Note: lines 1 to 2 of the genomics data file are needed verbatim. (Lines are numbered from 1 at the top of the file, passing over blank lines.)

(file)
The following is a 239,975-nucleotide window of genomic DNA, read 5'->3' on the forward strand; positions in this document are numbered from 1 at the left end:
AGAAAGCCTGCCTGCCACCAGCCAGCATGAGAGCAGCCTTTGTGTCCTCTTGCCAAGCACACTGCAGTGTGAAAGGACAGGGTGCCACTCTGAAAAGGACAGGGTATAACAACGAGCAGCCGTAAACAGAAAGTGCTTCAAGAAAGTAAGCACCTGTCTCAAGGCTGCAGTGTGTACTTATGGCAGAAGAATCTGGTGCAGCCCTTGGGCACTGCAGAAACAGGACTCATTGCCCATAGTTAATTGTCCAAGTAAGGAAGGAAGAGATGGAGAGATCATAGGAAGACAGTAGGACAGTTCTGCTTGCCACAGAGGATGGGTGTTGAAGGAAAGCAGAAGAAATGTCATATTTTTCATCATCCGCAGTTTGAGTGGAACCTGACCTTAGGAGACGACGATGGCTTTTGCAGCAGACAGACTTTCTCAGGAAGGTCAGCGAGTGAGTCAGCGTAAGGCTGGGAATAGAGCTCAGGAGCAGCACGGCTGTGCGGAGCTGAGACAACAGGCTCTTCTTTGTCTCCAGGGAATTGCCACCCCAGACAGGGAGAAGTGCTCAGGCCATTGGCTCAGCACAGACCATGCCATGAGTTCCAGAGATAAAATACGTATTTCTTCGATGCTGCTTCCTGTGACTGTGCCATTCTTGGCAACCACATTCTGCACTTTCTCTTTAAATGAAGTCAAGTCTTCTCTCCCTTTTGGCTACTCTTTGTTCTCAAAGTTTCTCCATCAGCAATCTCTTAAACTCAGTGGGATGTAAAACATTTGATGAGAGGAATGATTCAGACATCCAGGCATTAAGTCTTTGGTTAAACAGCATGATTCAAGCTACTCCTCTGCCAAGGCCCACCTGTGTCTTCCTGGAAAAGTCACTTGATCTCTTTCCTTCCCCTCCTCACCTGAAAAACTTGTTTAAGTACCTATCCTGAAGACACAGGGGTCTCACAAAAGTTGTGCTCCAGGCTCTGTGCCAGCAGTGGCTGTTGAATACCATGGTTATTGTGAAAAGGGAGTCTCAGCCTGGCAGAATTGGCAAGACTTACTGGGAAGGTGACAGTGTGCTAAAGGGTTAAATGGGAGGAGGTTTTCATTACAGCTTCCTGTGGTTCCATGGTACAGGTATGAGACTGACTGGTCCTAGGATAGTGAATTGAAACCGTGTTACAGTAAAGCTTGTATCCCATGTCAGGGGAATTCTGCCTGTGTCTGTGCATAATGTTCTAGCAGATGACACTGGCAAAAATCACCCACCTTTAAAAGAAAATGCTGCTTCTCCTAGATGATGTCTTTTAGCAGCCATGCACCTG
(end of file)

The following is a 239,975-nucleotide window of genomic DNA, read 5'->3' on the forward strand; positions in this document are numbered from 1 at the left end:
AGAAAGCCTGCCTGCCACCAGCCAGCATGAGAGCAGCCTTTGTGTCCTCTTGCCAAGCACACTGCAGTGTGAAAGGACAGGGTGCCACTCTGAAAAGGACAGGGTATAACAACGAGCAGCCGTAAACAGAAAGTGCTTCAAGAAAGTAAGCACCTGTCTCAAGGCTGCAGTGTGTACTTATGGCAGAAGAATCTGGTGCAGCCCTTGGGCACTGCAGAAACAGGACTCATTGCCCATAGTTAATTGTCCAAGTAAGGAAGGAAGAGATGGAGAGATCATAGGAAGACAGTAGGACAGTTCTGCTTGCCACAGAGGATGGGTGTTGAAGGAAAGCAGAAGAAATGTCATATTTTTCATCATCCGCAGTTTGAGTGGAACCTGACCTTAGGAGACGACGATGGCTTTTGCAGCAGACAGACTTTCTCAGGAAGGTCAGCGAGTGAGTCAGCGTAAGGCTGGGAATAGAGCTCAGGAGCAGCACGGCTGTGCGGAGCTGAGACAACAGGCTCTTCTTTGTCTCCAGGGAATTGCCACCCCAGACAGGGAGAAGTGCTCAGGCCATTGGCTCAGCACAGACCATGCCATGAGTTCCAGAGATAAAATACGTATTTCTTCGATGCTGCTTCCTGTGACTGTGCCATTCTTGGCAACCACATTCTGCACTTTCTCTTTAAATGAAGTCAAGTCTTCTCTCCCTTTTGGCTACTCTTTGTTCTCAAAGTTTCTCCATCAGCAATCTCTTAAACTCAGTGGGATGTAAAACATTTGATGAGAGGAATGATTCAGACATCCAGGCATTAAGTCTTTGGTTAAACAGCATGATTCAAGCTACTCCTCTGCCAAGGCCCACCTGTGTCTTCCTGGAAAAGTCACTTGATCTCTTTCCTTCCCCTCCTCACCTGAAAAACTTGTTTAAGTACCTATCCTGAAGACACAGGGGTCTCACAAAAGTTGTGCTCCAGGCTCTGTGCCAGCAGTGGCTGTTGAATACCATGGTTATTGTGAAAAGGGAGTCTCAGCCTGGCAGAATTGGCAAGACTTACTGGGAAGGTGACAGTGTGCTAAAGGGTTAAATGGGAGGAGGTTTTCATTACAGCTTCCTGTGGTTCCATGGTACAGGTATGAGACTGACTGGTCCTAGGATAGTGAATTGAAACCGTGTTACAGTAAAGCTTGTATCCCATGTCAGGGGAATTCTGCCTGTGTCTGTGCATAATGTTCTAGCAGATGACACTGGCAAAAATCACCCACCTTTAAAAGAAAATGCTGCTTCTCCTAGATGATGTCTTTTAGCAGCCATGCACCTG